¶ 5. Defendant was charged with grossly negligent operation of a motor vehicle, death resulting, pursuant to 23 V.S.A. § 1091(b). Before trial, defendant moved to exclude the speed calculation evidence as inadmissible under Vermont Rule of Evidence 702, arguing that the crash reconstruction expert’s analysis was scientifically unreliable. The court held a motion hearing at which the State and defendant each presented expert testimony from accident reconstructionists. The court ruled that defendant’s concerns about the testimony of the State’s expert went to the weight of the evidence, not its admissibility, and denied defendant’s motion. The State’s expert testified at trial, as did the passengers in defendant’s truck who offered a range of pre-crash speeds from 45 to 55 miles per hour. Defendant called his own expert to testify that the speed calculations of the State’s expert were unreliable. The jury acquitted defendant of grossly negligent operation but convicted him of the lesser included offense of negligent operation under 23 V.S.A. § 1091(a).

¶ 6. Before sentencing, defendant asked the court to determine that, as a matter of law, the decedent’s family members could not be “victims” entitled to speak at the sentencing hearing. Defendant argued that because his conviction for negligent operation did not contain any requirement of injury or harm, the decedent could not have been injured as a “direct result” of his negligence and so neither the decedent nor his family members could be “victims” for sentencing purposes. The trial court indicated that it would decide at the sentencing hearing whether to make a finding as to causation, and consequently, whether the decedent’s family members would be entitled to testify.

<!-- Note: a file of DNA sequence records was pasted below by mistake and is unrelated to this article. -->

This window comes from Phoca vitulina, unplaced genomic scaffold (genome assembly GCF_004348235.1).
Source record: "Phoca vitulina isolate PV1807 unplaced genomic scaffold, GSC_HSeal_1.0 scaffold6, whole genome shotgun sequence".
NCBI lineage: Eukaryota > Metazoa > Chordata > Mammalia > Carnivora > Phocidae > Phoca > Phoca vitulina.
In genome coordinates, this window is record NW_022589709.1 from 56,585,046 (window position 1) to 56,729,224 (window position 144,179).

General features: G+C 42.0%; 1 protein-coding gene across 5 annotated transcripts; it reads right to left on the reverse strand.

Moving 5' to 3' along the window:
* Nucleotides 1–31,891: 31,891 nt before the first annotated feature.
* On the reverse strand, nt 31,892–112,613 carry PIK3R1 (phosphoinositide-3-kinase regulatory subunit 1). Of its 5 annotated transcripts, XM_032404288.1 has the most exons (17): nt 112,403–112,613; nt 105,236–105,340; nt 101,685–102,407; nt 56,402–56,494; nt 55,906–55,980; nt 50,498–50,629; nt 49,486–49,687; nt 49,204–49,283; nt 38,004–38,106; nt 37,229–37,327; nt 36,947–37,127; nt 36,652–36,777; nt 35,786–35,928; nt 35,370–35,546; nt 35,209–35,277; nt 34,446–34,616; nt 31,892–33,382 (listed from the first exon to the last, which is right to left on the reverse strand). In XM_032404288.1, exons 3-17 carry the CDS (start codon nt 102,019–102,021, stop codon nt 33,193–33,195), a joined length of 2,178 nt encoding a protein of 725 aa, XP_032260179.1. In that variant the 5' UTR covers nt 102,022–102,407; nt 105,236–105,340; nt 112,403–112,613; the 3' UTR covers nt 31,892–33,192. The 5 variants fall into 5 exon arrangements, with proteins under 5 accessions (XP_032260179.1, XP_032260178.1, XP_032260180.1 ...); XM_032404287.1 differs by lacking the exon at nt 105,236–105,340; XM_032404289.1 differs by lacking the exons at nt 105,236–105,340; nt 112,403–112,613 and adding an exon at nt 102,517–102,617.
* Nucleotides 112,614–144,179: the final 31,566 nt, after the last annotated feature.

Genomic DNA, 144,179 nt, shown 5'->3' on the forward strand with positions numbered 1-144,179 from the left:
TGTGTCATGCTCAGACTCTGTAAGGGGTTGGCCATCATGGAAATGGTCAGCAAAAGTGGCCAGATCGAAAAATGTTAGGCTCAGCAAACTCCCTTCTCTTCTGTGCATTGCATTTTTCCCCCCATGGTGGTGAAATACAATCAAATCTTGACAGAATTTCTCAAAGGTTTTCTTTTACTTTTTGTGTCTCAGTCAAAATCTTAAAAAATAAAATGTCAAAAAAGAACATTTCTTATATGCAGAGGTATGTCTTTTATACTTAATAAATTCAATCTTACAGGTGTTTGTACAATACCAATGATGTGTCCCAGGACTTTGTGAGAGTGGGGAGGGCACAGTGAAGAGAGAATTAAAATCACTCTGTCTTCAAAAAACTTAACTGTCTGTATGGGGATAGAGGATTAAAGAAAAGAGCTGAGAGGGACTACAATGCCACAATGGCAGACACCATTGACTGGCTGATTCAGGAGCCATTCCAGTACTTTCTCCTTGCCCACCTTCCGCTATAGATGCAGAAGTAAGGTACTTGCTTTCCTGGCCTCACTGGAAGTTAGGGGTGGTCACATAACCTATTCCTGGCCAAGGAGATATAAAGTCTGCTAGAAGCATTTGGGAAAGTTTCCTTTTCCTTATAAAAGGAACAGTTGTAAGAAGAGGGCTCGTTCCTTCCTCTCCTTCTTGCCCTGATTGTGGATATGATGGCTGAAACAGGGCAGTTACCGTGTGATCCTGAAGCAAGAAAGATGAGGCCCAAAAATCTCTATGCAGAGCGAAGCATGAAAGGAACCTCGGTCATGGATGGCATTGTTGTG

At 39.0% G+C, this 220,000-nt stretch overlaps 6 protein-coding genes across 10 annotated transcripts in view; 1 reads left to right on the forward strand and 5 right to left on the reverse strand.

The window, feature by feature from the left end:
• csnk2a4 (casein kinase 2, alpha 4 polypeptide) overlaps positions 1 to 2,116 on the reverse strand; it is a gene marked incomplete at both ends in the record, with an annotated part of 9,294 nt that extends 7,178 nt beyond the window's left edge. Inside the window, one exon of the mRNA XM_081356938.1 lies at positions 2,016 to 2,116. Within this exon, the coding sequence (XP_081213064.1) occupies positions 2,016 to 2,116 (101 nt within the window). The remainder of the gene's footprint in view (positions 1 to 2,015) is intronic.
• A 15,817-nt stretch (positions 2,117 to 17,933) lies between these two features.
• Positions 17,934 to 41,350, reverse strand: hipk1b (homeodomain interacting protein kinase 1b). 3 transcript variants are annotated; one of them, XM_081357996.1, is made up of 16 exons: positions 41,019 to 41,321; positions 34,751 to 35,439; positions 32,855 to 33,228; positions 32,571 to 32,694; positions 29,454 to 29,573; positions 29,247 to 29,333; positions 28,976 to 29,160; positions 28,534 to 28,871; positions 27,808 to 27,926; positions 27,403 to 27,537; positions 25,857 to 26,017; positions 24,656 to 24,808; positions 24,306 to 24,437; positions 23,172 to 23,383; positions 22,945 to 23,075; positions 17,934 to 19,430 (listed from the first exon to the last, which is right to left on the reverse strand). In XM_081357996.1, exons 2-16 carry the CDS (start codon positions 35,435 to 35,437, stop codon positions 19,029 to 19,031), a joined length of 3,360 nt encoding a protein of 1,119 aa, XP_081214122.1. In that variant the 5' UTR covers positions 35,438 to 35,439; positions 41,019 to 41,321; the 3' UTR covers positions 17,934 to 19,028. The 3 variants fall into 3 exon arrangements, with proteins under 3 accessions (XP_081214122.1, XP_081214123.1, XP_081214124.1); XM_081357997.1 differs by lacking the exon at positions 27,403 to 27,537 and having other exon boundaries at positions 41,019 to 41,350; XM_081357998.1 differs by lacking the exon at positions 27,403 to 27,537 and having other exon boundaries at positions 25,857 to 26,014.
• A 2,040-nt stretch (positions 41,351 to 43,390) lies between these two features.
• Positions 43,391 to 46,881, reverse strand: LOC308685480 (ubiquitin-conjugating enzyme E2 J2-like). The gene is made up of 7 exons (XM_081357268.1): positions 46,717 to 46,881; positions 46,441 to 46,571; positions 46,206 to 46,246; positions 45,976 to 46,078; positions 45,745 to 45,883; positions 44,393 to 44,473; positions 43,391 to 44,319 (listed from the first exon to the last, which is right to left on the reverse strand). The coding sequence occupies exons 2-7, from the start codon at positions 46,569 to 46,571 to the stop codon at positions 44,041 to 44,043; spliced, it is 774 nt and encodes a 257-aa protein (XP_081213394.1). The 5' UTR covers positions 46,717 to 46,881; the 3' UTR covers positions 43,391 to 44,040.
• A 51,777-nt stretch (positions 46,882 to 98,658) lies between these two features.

¶ 7. At the sentencing hearing, the court found that defendant was travelling between 50 and 55 miles per hour on impact, rejecting both the State’s expert testimony offering a speed of 61 miles per hour and defendant’s assertion of 45 to 50 miles per hour. Noting that the parties had stipulated that the accident caused the decedent’s death, the court also found that “defendant’s negligence was in fact a direct and substantial cause of the accident and, therefore, a proximate cause, ” [1] and permitted the decedent’s mother to speak as a “victim” of defendant’s crime. Defendant spoke on his own behalf. The court sentenced defendant to a prison term of 30 days to one year, with 30 days to serve and a three-year term of probation. This appeal followed.

I.

¶ 8. Defendant first contends that the trial court erred in denying his motion in limine and permitting the State’s crash-reconstruction expert to testify about defendant’s speed at the time of the collision. Specifically, defendant claims that by using a drag sled on grass to calculate drag factor and assuming that defendant’s tires were locked and fully inflated, the ...